(meteorobs) Early January Meteor Shower?

Roberto Gorelli md6648 at mclink.it
Mon Nov 23 06:07:22 EST 2015

On Sun, 22 Nov 2015 13:51:42 +1100
  David Seargent <seargent at ozemail.com.au> wrote:
> Dear all,
> I hope that someone on this list might be able to shed light on, 
>what is for me, a long standing mystery!
> Once upon a time when I was young (January 1, 1971 actually) I was 
>entertaining a couple of friends by showing them the "usual suspects" 
>through my telescope when our attention was arrested by a beautiful 
>meteor of magnitude -1 or -2 travelling northward almost overhead. No 
>sooner had this faded out than another - this time faint - meteor 
>fell in the south-west having a trajectory roughly perpendicular to 
>the extended path of the first. I remarked that "there must be a 
>meteor shower" in progress and kept looking in the region of sky for 
>a further couple of minutes when another faint meteor, also 
>apparently radiating from the same general area of sky, rewarded our 
>attention. Concluding that a shower of (mainly very faint) meteors 
>must be in progress, but with a list of telescopic objects on the 
>night's menu, we went back to the telescope. Nevertheless, over the 
>next hour or thereabouts, we paused several times to "see if the 
>meteors are still coming" and, each time, needed only to look for two 
>or three minutes before seeing another faint one, all apparently 
>coming from the same source. From the (short) length of time needed 
>to spot one, I assumed that this shower was quite active, with a ZHR 
>of around 20 or so. Altogether, we counted 7 meteors during these 
>rather cursory glances. Assuming that the shower was a known one, I 
>did not try to determine a radiant per se, although noting that the 
>meteors appeared to be issuing from around Hydrus or Toucan or near 
>the boundary of these constellations. All of the meteors, except the 
>first, were small and faint (about mag. 4.5 - 5) and were without 
>trail or spark train. The initial one seemed different and may not 
>have been associated, although its trajectory was broadly similar.
> During the following days I contacted some meteor observers to find 
>out more about the shower, and was surprised to find that no shower 
>from that area at that date was known. I even telephoned the State 
>Observatory in Sydney, but once again nothing was known of a shower. 
>I observed the region on the following night, but saw nothing. The 
>following year, I looked again on the same date, but no meteors. I 
>have looked once or twice over the years but have not noticed any 
>activity from that region. Needless to say, I have searched several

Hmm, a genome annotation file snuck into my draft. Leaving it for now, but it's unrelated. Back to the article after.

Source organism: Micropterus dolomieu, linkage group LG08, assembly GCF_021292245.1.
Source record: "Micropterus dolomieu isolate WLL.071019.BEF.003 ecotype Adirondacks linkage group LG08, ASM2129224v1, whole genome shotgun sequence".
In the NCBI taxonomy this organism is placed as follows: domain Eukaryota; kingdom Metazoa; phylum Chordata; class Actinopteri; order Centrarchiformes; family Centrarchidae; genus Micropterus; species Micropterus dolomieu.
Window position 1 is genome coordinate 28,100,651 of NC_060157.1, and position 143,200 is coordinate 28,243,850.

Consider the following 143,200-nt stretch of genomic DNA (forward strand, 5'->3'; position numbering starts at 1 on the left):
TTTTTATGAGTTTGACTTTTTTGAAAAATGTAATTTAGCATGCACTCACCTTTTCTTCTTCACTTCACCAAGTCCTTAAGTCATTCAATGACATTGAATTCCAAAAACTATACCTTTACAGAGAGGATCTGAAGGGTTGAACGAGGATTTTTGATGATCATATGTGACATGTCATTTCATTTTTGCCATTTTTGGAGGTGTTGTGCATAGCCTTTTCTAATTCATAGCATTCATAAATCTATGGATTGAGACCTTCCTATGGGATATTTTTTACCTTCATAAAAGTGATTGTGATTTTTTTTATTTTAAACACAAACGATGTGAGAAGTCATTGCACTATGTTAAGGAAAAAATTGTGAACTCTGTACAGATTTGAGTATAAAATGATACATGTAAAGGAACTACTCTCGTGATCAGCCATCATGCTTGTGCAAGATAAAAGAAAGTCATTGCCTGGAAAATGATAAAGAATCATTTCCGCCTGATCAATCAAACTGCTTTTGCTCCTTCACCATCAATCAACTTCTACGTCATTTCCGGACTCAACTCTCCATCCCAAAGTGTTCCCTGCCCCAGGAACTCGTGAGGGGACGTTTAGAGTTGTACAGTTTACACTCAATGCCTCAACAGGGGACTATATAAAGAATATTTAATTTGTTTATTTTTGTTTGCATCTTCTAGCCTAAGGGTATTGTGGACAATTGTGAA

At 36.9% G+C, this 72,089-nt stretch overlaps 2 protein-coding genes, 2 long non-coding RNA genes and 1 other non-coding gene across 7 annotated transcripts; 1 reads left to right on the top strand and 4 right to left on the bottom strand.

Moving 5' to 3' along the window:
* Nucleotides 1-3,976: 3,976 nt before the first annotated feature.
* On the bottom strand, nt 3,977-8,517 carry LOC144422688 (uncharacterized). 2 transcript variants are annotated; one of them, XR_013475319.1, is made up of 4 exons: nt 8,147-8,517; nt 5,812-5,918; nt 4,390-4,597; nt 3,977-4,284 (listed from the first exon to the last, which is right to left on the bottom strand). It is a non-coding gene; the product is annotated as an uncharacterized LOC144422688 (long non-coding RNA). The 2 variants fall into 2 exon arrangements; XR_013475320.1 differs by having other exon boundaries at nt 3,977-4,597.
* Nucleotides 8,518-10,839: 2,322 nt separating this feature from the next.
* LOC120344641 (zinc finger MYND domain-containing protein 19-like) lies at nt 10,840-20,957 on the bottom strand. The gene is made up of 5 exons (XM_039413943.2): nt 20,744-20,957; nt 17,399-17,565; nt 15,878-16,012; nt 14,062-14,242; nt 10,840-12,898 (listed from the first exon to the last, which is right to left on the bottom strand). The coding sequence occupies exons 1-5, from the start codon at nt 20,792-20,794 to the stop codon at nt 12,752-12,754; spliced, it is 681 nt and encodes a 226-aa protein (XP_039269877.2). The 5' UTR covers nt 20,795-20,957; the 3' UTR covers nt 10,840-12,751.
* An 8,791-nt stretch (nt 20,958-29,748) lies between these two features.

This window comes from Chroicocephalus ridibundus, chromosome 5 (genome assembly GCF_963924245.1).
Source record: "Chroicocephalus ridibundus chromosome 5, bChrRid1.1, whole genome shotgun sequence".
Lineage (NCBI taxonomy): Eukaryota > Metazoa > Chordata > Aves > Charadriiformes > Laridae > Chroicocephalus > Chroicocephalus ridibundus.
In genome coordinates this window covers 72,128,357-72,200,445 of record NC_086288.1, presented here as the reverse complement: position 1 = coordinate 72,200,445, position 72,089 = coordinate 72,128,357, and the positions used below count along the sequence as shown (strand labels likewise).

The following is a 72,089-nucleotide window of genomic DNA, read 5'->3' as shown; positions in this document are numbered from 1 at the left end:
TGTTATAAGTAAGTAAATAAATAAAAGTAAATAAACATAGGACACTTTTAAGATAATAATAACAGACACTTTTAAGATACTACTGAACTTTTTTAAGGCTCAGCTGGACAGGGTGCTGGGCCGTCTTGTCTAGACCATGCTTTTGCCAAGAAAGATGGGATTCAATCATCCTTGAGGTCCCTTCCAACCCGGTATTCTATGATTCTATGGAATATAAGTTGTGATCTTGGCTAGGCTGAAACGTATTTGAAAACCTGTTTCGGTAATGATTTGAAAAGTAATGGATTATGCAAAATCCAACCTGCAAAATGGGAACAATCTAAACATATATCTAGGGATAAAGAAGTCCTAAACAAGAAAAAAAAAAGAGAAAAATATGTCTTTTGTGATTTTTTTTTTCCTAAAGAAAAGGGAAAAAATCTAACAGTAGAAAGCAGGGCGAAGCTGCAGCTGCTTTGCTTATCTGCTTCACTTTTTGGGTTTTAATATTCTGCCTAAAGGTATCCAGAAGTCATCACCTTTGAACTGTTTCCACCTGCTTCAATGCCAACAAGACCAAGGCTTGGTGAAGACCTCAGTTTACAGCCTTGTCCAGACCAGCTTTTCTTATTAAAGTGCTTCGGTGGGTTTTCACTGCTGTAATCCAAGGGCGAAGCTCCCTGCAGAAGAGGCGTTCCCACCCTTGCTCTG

>apparently comprehensive catalogues of meteor showers, but found 
>nothing listed!
> I have since attempted a *VERY APPROXIMATE* derivation of the 
>radiant and arrived at 
> RA = 20 degrees,  Dec. = -65 degrees 
> Recently, I looked up the list of theoretical radiants for meteors 
>from long-period comets given by J. Drummond (Icarus 1981) and found 
>an entry for C/1920 X1 (Skjellerup) [= 1920 III]  on January 2 at,
> RA = 20 degrees, Dec. = -63 degrees.
> This looks pretty impressive, but Drummond gives the predicted Vg as 
>just 16 kms/sec. As I recall, the faint meteors seemed rather swift, 
>although perhaps their short paths and brief duration has confused my 
>memory into thinking that they were faster than in actual fact. After 
>all, it was a long time ago! (The bright meteor was, however, slow. 
>Ironically, that is the one I have most suspected as being a random 
> I am about 70% convinced that the shower was real, although I am 
>less secure about the accuracy of the radiant co-ordinates  and, in 
>any case, suspect that the radiant was likely quite diffuse. It does 
>seem strange that a shower of that strength was not reported, but 
>there are some reasons why it might have been missed. The radiant was 
>very far south, the meteors were faint and the event occurred in the 
>middle of the holiday season - the very next evening following New 
>Year's Eve celebrations! Moreover, the lack of activity on the 
>following night implies short duration. Maybe this was a very brief 
>outburst and I was simply in the right place at the right time.
> Does any member of this list have any information regarding possible 
>activity in that region during late December or early January, or 
>even information about any other theoretical radiants in that part of 
>the sky around that time? Any feedback would be most welcome.
> Clear skies,
> David Seargent

You must remember that, too it is improbable, it's possible that an 
meteor observer can to see in a same night a certain number of meteors 
that apparently come from a same radiant.
Seven meteors in a night are at the border from a low ZHR meteor 
shower and an apparent (no real) meteor shower, in this way it's 
possible too that in a century of observations in all the World 
somebody somewhere can to see until 10-20 sporadic meteors that 
casually appear to come from a same radiant.
You must too remember that the Southern skys are non entire explored 
for meteor showers, as for example the radiant of C/1920 X1 
Skjellerup, that in the past or in the future shall origine certainly 
to a meteor shower.
I think that peoples in Southern emisphere should pay attention at all 
this "little events" for future biggest events.
Two day ago was the 20° anniversary of the 4° rain of November 
Monocerontids (somebody watched for it?), they are a meteor shower 
that occur only during 20-40 minutes each 10 years with 200 and more 
ZHR (and probably not all 10 years), how many similar showers occur in 
Southern sky?
Best greetings.
Roberto Gorelli

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